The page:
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Date: Tue, 4 Mar 2014 15:21:55 -0500
From: Bill Cox <>
Subject: Implemented Solar's TMTO resistance

I have struggled with getting decent TMTO resistance in my algorithm
the way Solar Designer does.  I think I've finally done it.  The issue
is that if you run with multiple threads, each thread needs it's own
block of memory or performance suffers.  This creates a simple TMTO
attack: simply run the threads sequentially, using 1/N memory for N

What I do now is take my first cache-timing resistant loop and my
second unpredictable addressing loop, and break them up into "slices".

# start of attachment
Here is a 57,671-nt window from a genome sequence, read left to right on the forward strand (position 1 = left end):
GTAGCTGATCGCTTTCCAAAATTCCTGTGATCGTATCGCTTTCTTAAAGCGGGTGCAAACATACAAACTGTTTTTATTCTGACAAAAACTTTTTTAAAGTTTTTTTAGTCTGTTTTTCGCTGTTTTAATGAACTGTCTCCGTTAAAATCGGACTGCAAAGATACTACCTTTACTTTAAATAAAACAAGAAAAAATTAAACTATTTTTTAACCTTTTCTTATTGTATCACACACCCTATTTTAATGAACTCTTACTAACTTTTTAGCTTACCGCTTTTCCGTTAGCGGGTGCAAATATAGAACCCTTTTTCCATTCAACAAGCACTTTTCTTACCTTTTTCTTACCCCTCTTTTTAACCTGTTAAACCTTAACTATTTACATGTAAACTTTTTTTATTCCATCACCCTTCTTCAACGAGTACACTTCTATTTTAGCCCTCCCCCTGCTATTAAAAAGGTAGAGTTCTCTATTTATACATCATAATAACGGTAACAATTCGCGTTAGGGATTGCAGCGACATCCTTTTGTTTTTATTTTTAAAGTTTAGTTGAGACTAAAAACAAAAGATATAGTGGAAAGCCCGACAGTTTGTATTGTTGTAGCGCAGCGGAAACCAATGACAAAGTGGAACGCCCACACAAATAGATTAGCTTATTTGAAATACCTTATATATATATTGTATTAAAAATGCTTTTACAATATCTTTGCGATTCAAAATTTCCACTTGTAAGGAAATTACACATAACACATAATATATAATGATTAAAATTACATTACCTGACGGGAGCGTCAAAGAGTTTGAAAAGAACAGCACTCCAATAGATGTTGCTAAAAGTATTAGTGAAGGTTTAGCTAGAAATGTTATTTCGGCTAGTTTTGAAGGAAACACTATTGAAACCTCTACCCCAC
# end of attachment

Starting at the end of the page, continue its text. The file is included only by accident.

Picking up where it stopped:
I run all the threads in parallel for each slice, and then join them.
 Each thread knows it can access memory from it's own current slice
that it is generating, or data from any thread from any previous
slice.  The result is that threads hash lots of data from each other,
making it hard to run without all the memory for all threads loaded at

Currently, I break memory into 16 slices, which seems to cause little
overhead.  There is a TMTO attack against the last slice, where an
attacker keeps 15/16ths of memory loaded, and then runs the last
threads in series, but it hurts his time*cost to do that.

Is this worth the additional complexity?  I'm having difficulty
deciding.  It didn't seem too bad.

Without it, the second loop accesses all the data from the 1st loop,
but nothing kept an attacker from running all the first loop threads
sequentially.  Again, it's not a way to lower time*memory cost, but
any flexibility for an attacker is bad for the defender.

What do you think?  Is computing hashed memory in "slices" a good thing?


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